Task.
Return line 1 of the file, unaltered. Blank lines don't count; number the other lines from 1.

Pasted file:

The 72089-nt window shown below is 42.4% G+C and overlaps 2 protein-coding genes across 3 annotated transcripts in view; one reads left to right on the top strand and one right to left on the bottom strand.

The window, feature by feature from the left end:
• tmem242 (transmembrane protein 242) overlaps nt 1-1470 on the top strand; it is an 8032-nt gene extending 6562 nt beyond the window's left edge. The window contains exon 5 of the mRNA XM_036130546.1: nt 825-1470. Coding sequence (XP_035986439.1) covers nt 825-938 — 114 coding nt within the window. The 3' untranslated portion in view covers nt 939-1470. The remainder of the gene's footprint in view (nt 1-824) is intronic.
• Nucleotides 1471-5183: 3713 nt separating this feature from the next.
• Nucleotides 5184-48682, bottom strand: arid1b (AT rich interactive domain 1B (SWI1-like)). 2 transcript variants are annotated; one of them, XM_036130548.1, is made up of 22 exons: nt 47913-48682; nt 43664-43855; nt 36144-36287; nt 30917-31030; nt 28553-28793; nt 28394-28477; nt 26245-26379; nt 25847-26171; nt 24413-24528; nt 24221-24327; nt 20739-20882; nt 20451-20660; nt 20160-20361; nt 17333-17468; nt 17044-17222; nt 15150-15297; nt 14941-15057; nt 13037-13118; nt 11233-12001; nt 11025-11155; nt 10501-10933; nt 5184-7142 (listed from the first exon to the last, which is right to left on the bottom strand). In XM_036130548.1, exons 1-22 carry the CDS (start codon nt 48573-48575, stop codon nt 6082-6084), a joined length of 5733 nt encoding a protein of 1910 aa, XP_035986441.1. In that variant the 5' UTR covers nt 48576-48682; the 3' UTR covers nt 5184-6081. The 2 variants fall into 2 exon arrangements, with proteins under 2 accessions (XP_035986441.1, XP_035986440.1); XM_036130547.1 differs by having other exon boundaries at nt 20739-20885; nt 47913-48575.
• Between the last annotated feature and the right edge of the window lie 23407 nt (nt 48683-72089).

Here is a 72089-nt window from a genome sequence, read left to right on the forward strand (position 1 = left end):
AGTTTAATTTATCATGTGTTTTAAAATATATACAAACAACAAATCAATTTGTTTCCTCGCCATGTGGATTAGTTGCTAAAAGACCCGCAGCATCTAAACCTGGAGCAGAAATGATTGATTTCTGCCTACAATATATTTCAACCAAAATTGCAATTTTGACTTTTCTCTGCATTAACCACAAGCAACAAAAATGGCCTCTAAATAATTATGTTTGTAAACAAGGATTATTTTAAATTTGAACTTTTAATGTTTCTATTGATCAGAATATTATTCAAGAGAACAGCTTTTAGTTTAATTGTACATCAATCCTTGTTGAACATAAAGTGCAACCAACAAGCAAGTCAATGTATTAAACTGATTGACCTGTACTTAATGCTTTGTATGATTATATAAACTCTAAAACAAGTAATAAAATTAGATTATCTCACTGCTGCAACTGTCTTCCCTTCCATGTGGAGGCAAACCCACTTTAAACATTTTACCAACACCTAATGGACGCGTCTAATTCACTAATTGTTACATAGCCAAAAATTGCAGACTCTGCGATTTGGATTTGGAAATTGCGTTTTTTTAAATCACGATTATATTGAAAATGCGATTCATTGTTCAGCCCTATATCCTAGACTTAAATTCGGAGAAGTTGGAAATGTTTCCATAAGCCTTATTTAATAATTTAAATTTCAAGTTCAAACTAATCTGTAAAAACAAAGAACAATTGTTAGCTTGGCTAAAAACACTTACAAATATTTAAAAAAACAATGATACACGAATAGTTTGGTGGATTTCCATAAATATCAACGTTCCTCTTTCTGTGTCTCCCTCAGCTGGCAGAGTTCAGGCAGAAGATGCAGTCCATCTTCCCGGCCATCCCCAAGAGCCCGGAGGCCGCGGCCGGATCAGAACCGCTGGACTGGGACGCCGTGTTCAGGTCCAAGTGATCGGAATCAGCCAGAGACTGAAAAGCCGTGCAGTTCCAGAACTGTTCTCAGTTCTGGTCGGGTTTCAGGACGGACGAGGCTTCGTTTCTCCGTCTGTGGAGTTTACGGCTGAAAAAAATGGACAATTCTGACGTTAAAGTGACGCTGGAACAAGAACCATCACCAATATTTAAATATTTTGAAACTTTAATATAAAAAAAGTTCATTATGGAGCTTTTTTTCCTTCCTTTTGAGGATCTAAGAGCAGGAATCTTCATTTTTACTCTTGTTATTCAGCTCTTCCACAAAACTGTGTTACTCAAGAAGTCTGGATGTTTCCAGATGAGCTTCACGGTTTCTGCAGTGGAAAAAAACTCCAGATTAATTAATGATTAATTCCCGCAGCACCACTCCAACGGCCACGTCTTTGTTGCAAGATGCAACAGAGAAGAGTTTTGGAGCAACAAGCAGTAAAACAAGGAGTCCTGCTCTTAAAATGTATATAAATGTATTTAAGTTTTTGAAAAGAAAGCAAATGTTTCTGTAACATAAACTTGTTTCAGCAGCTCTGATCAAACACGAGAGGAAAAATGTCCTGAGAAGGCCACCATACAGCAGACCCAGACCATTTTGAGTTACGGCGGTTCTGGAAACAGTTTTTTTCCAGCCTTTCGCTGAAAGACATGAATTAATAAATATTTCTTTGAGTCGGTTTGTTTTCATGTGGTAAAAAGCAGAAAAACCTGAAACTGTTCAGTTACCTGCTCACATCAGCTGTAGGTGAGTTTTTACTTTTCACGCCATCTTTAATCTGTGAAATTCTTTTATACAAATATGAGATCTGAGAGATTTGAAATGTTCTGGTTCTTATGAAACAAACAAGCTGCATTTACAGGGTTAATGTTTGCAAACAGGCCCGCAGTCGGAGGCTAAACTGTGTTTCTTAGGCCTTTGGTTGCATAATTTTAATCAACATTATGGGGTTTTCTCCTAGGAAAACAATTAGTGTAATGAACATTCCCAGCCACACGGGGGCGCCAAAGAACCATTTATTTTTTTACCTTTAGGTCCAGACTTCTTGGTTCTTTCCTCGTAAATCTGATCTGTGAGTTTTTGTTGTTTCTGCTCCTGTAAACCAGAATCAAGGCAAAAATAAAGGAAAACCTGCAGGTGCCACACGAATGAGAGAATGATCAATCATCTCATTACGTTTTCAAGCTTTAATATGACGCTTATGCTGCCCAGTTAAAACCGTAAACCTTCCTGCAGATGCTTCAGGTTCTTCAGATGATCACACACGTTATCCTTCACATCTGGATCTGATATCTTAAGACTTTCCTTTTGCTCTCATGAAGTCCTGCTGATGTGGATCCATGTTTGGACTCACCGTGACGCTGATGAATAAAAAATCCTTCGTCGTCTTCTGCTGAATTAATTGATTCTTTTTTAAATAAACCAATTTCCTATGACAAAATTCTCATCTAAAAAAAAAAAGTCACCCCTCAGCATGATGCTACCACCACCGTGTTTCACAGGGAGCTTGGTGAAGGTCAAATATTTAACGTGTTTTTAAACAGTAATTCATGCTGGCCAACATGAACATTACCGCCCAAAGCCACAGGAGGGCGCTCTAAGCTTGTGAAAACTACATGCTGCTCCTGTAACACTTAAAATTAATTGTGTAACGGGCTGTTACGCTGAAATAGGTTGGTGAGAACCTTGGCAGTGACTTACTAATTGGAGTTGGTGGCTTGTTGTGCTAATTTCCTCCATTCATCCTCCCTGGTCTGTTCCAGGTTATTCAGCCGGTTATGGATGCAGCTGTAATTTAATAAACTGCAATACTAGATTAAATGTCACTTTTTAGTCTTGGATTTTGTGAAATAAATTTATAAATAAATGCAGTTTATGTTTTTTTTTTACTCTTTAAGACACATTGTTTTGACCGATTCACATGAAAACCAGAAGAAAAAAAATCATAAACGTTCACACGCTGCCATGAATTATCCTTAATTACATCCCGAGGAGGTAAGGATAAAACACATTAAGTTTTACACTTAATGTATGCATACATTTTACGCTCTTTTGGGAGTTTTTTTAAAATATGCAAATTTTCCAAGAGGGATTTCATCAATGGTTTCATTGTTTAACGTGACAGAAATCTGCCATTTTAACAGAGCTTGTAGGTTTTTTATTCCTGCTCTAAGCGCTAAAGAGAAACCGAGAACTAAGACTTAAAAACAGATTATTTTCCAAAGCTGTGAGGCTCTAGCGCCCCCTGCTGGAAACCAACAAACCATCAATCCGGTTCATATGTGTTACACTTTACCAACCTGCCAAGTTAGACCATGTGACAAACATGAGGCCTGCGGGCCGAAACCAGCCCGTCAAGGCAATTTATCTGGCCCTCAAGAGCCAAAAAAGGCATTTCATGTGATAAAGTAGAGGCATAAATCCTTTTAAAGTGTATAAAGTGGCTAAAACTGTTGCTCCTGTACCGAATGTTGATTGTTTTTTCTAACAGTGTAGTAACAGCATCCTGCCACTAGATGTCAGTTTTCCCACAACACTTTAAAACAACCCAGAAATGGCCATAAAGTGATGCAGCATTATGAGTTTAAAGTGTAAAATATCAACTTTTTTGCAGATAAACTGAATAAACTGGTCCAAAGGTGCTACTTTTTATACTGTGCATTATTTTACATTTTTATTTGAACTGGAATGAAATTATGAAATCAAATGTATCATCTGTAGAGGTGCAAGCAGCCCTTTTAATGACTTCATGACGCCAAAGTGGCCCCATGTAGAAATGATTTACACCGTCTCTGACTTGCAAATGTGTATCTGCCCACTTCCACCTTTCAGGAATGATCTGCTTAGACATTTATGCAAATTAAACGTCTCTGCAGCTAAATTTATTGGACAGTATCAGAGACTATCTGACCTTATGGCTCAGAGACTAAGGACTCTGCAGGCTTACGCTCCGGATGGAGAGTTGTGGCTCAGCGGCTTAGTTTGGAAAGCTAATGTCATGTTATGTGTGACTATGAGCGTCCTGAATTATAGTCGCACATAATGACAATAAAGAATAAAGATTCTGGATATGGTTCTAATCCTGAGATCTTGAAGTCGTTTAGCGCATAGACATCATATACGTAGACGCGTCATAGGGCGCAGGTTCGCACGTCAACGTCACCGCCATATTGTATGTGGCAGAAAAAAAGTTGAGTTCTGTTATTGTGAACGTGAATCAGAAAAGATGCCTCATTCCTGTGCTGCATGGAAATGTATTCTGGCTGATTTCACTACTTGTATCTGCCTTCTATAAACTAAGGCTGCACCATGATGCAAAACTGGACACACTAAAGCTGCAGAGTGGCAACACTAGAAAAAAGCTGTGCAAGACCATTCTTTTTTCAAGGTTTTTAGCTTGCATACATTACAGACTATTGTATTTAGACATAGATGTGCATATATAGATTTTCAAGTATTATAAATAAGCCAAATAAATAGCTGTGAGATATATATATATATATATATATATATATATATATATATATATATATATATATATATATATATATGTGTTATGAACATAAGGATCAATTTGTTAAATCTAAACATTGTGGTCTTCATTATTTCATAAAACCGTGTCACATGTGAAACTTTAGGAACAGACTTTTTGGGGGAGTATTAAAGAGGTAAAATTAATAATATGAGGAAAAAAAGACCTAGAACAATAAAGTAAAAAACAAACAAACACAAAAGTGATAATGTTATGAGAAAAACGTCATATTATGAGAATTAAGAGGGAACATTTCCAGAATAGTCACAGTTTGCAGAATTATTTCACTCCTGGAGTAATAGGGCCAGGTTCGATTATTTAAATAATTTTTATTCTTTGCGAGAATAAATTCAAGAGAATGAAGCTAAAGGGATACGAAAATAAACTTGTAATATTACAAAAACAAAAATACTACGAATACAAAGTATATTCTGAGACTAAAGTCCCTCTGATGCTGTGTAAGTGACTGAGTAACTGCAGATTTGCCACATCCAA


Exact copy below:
The 72089-nt window shown below is 42.4% G+C and overlaps 2 protein-coding genes across 3 annotated transcripts in view; one reads left to right on the top strand and one right to left on the bottom strand.